Leo acquired the half-ton in 2003 from a seller in Freeport, Maine. With his wife, Cindy, and their dog, Champ, they towed it home to Florida through New York City! The truck presently has 76,000 miles on the odometer. The engine is a 218 cid in-line six-cylinder. Since our first interview in Feb. 2009, Leo has reported he is repairing minor rust on the half-ton and repainting it “desert sand.”
1946 Dodge Power Wagon
Dodge introduced its one-ton Power Wagon in 1946, the first year the name was used. Among many differences between WCs and the Power Wagon was leaving off the radiator guards of the military era. But many features of the Power Wagon evolved from the WC series of vehicles in service by the military in World War II, and it is considered the first civilian truck of its size with true four-wheel drive.
The Power Wagon came with a two-speed transfer case and a four-speed transmission with PTO unit, sending power fore and aft to run auxiliary equipment. Dodge also sold half-ton pickups in 1946 but not with four-wheel drive.
Leo first saw the Power Wagon advertised in a classified listing at dodgepowerwagon.com. Its serial number, 88750235, indicates that it was assembled at a plant in San Leandro, California (closed in 1954). The truck was never registered outside of Oregon. Leo purchased it from a second-owner in the mountain town of Grants Pass, Oregon, towards the end of 2007. The seller was a fishing guide who had used the truck for 23 years in building a house in the area and moving gear in connection with his guide service.
The Power Wagon has a 126-inch wheelbase. Standard tires are 9.00/16 on 16 X 6.50 inch 5-stud wheels. It is powered by a 230 cid “L-head” six cylinder engine. The purchase price was $10,000, with $3,000 estimated into the restoration – not including Leo’s labor.
On New Year’s Day, 2008, with Siskiyou Summit in the background, Leo and his co-driver, son-in-law Kanaan Minks, pose with the trailered Power Wagon before leaving Grants Pass to return to Florida. Their route had been Interstate 10 from Florida west to California, and north to Grants Pass on Interstate 5. It could have cost about $6,000 to have the truck transported from Oregon to Florida. “Driving to get it myself was a good option,” Leo said. “And I had never seen that part of the country. Kanaan and I would drive 36-40 hours in a shift, and then layover at a motel. Hottest part of the trip was crossing the Mojave Dessert.” They logged 6,885 miles, round trip. Eight days: three out, five back with the truck in tow.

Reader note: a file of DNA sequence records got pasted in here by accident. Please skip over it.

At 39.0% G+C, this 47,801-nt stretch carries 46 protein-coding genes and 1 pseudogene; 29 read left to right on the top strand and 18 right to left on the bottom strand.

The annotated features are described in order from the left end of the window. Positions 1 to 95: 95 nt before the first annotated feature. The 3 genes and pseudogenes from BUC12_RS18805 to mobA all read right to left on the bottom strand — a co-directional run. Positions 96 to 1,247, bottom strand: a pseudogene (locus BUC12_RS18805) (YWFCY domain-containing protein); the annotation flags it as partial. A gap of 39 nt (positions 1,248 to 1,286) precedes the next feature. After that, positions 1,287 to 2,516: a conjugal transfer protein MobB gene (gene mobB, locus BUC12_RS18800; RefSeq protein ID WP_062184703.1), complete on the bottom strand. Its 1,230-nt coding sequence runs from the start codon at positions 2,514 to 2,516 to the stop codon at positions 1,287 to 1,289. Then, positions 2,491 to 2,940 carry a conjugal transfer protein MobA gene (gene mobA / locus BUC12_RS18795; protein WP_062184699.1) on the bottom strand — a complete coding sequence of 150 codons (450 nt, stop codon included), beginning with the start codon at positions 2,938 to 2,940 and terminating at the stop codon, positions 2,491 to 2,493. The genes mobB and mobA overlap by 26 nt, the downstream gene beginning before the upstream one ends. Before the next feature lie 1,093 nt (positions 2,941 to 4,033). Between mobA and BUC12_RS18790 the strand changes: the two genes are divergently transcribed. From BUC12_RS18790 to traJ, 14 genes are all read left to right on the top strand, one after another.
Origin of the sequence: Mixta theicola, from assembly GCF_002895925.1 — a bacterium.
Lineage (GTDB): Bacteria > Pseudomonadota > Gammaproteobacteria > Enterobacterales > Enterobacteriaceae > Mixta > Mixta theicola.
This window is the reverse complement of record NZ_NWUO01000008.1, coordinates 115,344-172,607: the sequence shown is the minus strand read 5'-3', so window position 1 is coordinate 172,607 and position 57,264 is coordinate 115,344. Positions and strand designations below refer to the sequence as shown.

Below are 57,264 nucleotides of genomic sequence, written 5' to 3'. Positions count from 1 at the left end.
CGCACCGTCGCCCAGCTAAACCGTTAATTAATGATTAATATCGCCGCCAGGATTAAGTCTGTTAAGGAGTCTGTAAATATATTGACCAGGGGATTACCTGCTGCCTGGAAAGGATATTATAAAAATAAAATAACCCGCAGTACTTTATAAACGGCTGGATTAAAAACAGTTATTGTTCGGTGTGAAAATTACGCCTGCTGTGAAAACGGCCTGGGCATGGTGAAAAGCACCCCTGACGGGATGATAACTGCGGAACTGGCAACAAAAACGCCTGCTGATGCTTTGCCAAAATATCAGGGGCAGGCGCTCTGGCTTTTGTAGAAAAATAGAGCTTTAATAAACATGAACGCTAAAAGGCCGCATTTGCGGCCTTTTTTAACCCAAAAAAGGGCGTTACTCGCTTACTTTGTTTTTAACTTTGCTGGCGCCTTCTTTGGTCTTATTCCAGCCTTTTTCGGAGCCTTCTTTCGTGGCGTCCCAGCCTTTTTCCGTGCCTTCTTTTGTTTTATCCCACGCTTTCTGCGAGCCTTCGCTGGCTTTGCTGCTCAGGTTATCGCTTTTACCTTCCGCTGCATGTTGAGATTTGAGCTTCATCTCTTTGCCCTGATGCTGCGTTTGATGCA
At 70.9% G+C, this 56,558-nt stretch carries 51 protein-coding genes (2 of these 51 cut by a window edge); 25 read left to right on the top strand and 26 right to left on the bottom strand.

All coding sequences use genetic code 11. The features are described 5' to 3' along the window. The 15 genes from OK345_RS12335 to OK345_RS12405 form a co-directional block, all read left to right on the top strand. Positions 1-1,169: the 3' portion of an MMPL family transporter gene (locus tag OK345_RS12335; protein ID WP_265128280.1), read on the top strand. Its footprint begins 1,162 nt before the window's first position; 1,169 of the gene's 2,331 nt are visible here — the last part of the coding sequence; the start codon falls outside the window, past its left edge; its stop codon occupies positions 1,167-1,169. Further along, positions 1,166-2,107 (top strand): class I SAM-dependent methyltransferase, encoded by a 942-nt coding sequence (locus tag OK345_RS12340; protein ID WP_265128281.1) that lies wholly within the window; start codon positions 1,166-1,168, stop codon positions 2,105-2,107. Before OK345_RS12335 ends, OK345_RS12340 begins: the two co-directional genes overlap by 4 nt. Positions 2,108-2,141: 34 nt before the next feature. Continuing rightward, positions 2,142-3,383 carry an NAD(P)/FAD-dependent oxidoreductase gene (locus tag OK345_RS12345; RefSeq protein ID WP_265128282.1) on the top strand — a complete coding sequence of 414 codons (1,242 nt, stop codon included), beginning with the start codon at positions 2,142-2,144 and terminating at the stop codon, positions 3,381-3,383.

In starting the restoration, Leo says, “I worked on just the back end first because I don’t have a lot of room in my garage. I did the frame, then the side and back panels. Then I did the front.”
The bed of the Power Wagon is bigger than that of the WC.
This photo shows the thorough clean-up Leo performed on body components. ”The truck had a lot of surface rust when I got it,” he explained. “I took the whole thing apart and stripped it. Coated parts with paint remover, a piece at a time. Then pressure washed at high power: 3500 psi. The pressure wash gets right down to bare metal. Then I treat with Ospho. Cleaned and prepped everything with an etching primer, and also an epoxy primer. Then I sand . . . and work and work, and finally paint with base and clear coats. Did all that in my garage and driveway when the Florida weather would allow. Local automotive paint supplier matched the original color, which I think is called ‘hunter green.’ Black fenders are not standard, but I like black fenders.”
Turning to the engine, Leo said, “It ran fine when I picked it up, so I kept everything original except the wiring harness. They wanted $1200 for a harness for this truck and said it would take 13 weeks to get it. I went ahead and did my own wiring harness. I drew diagrams as I removed the old wiring, color coded everything, wrapped and rewired.”
The condition of the motor before Leo cleaned it up; it sat for 10 months while he worked on the body. “Finally I just did maintenance on the engine,” he says. “I put in new plugs and points, rebuilt the carburetor. When it started, there was all kinds of noise coming out of it. To tell the truth, I put in Marvel Mystery Oil, ran it for a half hour, it smoothed right out, and still runs fine.” It runs fine on modern fuel, but ethanol seems to be a problem and he has to watch his fuel filters.